GOWER

Now it's night and everyone is asleep; the only sound in the house is snoring, all the louder after being overfed at this marriage feast. Cats' eyes shine like burning coals as they hunt for mice, crickets chirp in the empty kitchen, and everything goes on as usual. Meanwhile, Pericles and Thaisa go to their marriage bed, where, by the loss of virginity, a baby is conceived. Pay attention: we'll bridge a lot of action into a short amount of time with the help of your imagination. It'll be silent, but I'll explain it afterward.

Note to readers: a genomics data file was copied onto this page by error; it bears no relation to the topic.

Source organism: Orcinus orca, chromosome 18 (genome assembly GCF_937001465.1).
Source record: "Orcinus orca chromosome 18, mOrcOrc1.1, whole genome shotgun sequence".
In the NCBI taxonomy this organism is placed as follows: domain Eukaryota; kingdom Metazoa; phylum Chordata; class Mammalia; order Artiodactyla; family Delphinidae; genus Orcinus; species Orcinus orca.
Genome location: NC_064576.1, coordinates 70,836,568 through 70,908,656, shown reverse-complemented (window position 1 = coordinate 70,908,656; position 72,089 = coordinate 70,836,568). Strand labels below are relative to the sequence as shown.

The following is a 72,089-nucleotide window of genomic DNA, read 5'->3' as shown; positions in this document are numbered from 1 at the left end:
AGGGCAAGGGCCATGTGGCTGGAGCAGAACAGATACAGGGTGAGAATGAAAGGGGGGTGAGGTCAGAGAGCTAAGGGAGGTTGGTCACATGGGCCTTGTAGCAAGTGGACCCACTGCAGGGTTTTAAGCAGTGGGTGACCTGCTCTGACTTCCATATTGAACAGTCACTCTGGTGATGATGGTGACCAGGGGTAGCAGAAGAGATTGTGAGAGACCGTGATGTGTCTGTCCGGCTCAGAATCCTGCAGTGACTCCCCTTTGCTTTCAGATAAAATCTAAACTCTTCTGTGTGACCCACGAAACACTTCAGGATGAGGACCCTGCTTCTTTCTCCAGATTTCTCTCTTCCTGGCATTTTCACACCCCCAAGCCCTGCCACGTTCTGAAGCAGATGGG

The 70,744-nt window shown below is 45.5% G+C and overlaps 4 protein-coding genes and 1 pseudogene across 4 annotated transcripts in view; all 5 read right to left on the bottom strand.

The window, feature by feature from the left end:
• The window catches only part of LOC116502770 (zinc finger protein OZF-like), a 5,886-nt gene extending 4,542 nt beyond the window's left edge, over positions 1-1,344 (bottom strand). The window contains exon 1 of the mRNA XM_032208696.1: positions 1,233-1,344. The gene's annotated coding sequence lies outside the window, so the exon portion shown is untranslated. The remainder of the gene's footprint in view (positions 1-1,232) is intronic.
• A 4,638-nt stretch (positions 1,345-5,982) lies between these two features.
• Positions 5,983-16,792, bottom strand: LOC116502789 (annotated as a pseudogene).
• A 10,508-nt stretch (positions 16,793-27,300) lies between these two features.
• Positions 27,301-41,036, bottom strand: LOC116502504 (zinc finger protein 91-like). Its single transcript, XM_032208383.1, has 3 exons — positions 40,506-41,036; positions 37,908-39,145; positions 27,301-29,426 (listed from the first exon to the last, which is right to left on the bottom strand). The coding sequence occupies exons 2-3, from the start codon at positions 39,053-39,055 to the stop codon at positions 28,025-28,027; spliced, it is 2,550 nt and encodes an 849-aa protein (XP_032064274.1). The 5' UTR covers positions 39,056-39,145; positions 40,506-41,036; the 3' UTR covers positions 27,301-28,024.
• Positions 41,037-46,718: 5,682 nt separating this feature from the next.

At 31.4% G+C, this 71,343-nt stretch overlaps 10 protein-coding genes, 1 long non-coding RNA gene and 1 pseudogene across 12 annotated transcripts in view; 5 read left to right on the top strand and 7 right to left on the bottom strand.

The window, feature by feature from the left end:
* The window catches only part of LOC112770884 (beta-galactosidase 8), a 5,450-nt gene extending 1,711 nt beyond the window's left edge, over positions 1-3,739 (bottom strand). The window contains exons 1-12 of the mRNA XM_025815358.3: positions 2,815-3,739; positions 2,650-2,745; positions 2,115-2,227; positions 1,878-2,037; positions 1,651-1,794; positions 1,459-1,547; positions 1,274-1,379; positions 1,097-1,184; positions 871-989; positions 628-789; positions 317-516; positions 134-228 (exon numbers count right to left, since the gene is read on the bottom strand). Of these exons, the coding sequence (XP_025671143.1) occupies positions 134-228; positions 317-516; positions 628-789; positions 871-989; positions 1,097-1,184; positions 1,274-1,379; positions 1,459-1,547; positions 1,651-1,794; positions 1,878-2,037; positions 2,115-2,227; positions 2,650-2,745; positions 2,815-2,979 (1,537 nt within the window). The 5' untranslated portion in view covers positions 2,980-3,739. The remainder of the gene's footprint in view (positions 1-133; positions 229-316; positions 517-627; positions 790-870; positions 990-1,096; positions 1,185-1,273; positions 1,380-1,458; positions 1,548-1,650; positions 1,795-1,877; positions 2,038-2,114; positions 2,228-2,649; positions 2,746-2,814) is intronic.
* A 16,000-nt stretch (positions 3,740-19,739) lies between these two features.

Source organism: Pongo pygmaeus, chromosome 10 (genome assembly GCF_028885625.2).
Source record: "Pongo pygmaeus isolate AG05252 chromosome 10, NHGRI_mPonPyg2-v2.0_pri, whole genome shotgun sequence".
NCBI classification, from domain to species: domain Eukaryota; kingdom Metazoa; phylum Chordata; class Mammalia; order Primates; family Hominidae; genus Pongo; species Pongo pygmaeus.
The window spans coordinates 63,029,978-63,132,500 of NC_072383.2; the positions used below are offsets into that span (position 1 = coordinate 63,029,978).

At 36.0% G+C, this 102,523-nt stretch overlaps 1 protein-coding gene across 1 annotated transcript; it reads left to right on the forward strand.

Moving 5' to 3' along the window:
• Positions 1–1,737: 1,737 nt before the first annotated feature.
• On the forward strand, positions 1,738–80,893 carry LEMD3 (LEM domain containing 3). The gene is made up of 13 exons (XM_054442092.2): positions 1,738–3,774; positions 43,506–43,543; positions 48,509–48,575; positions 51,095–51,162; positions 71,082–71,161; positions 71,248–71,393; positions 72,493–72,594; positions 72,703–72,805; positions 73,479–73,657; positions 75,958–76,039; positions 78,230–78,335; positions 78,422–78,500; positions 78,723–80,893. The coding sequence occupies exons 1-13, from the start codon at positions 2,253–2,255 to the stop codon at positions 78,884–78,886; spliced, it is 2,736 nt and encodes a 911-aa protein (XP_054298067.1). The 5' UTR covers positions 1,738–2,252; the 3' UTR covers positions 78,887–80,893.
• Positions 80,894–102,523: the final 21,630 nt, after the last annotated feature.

DUMB SHOW. Enter, PERICLES and SIMONIDES at one door, with Attendants; a Messenger meets them, kneels, and gives PERICLES a letter: PERICLES shows it SIMONIDES; the Lords kneel to him. Then enter THAISA with child, with LYCHORIDA a nurse. The KING shows her the letter; she rejoices: she and PERICLES take leave of her father, and depart with LYCHORIDA and their Attendants. Then exeunt SIMONIDES and the rest

Pericles
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Bailey sincox
About the Translator: Bailey Sincox

Bailey Sincox is a PhD student in English at Harvard University, where she researches the theatre of Shakespeare and his contemporaries. Her teaching experience includes accessible online courses with edX on Hamlet and The Merchant of Venice. She holds a Master's from the University of Oxford and a Bachelor's from Duke University.